Objective: Oropharyngeal aspiration (OPA) is a common cause of morbidity in premature neonates. We sought to identify significant risk factors and determine the timing of feeding maturation in preterm infants with OPA.
Methods: We performed a retrospective medical record review of 148 former preterm neonates referred for modified barium swallow study (MBSS) during a 3-year period. We looked at the MBSS results and potential clinical and demographic risk factors and performed bivariate and multivariable logistic regression analyses to evaluate predictors of failure. We evaluated the timing of resolution of OPA based on MBSS results.
Results: Of the 148 infants comprising our study cohort, 47 (32%) passed their initial MBSS and 101 (68%) were found to aspirate thin liquids. Infants who aspirate had younger corrected gestational age (CGA) and postnatal age at the time of testing. Increasing CGA led to lower odds of failing. Infants passed a MBSS at a median CGA of 53 weeks and those who failed an initial MBSS eventually passed after a median of ∼3.4 months from the first study. Infants with bronchopulmonary dysplasia had lower odds of failing their MBSS (odds ratio 0.16), but those taking inhaled corticosteroids and diuretics had higher odds of failing, and infants who were multiples also had higher odds of failing.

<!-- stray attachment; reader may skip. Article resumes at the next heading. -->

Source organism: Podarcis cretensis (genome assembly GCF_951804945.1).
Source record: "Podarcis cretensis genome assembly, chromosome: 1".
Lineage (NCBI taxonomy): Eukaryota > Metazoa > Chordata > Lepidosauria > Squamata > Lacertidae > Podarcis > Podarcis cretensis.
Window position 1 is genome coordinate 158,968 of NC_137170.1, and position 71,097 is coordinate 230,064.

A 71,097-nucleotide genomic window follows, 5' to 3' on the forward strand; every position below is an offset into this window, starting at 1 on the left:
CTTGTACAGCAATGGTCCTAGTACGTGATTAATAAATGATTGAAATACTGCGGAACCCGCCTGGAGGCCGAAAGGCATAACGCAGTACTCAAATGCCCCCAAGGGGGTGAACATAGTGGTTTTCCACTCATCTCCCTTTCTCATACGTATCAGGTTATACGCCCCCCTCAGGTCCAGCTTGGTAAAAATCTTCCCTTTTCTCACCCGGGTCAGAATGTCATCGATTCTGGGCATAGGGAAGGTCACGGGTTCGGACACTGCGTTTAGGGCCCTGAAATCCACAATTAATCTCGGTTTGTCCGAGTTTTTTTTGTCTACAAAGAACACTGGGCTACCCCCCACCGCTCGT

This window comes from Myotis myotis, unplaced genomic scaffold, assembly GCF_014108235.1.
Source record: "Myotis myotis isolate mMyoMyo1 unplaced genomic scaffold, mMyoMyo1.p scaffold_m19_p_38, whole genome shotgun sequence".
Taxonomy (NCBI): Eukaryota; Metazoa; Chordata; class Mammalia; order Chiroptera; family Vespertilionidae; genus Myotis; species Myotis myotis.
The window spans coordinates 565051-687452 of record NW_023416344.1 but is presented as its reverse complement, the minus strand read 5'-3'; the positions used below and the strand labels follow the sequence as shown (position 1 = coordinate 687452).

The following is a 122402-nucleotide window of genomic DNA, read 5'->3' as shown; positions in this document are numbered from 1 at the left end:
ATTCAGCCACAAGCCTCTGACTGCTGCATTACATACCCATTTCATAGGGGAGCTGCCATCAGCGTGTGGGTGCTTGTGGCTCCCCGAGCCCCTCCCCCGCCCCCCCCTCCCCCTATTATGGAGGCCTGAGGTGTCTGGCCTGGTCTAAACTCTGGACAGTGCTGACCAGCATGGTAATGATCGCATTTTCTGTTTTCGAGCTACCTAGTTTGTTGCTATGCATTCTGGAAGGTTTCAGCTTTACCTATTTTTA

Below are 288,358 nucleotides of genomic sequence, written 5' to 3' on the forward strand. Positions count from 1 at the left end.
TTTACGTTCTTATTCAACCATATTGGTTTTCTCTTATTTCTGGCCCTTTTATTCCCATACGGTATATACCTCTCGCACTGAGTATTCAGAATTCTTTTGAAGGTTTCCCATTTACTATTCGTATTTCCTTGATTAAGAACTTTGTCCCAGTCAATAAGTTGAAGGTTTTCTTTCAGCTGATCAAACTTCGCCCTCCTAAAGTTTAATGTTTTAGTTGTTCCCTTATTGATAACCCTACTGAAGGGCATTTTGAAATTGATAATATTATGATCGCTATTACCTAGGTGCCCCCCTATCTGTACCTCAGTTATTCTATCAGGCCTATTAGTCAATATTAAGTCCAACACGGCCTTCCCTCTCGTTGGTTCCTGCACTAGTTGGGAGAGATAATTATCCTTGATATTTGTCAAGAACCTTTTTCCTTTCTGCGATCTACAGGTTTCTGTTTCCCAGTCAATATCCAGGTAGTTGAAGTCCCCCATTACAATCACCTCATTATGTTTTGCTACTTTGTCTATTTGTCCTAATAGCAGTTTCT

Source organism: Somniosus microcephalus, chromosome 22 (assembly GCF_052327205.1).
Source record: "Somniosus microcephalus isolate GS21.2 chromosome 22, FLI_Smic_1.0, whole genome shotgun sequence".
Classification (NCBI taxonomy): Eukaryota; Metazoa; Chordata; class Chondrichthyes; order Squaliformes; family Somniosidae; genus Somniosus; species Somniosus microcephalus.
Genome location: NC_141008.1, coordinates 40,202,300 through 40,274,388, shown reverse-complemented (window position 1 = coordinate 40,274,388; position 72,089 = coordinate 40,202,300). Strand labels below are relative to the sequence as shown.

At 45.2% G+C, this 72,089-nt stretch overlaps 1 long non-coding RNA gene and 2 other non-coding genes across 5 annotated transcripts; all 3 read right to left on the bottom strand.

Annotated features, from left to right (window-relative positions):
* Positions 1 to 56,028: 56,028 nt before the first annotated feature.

Conclusions: We determined the median CGA for passing MBSS and identified risk factors for OPA in this population. This information can help guide providers when counseling families on timing of feeding maturity and anticipation of appropriate timing for follow-up MBSS testing.
*Division of Neonatology, University of Maryland Hospital for Children, Baltimore, MD
†Division of Respiratory Diseases, Boston Children's Hospital, Boston, MA.
Address correspondence and reprint requests to Natalie L. Davis, MD, MMSc, Division of Neonatology, University of Maryland Hospital for Children, 110 S Paca St, 8th Floor, Baltimore, MD 21201 (e-mail: firstname.lastname@example.org).
Received 24 May, 2013
Accepted 8 August, 2013
Dr Davis and Ms Liu are co-first authors.
The authors report no conflicts of interest.